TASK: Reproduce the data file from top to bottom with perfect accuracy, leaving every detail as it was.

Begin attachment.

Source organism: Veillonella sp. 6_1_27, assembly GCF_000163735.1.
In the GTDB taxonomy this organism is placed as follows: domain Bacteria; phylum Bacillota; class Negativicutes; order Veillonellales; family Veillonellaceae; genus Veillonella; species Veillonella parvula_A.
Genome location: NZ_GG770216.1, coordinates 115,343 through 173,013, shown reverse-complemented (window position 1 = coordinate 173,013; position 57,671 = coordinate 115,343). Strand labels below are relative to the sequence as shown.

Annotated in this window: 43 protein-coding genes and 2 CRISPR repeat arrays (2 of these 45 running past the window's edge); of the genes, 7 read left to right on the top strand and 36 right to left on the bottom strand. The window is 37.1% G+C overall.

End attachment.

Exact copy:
Source organism: Veillonella sp. 6_1_27, assembly GCF_000163735.1.
In the GTDB taxonomy this organism is placed as follows: domain Bacteria; phylum Bacillota; class Negativicutes; order Veillonellales; family Veillonellaceae; genus Veillonella; species Veillonella parvula_A.
Genome location: NZ_GG770216.1, coordinates 115,343 through 173,013, shown reverse-complemented (window position 1 = coordinate 173,013; position 57,671 = coordinate 115,343). Strand labels below are relative to the sequence as shown.

Annotated in this window: 43 protein-coding genes and 2 CRISPR repeat arrays (2 of these 45 running past the window's edge); of the genes, 7 read left to right on the top strand and 36 right to left on the bottom strand. The window is 37.1% G+C overall.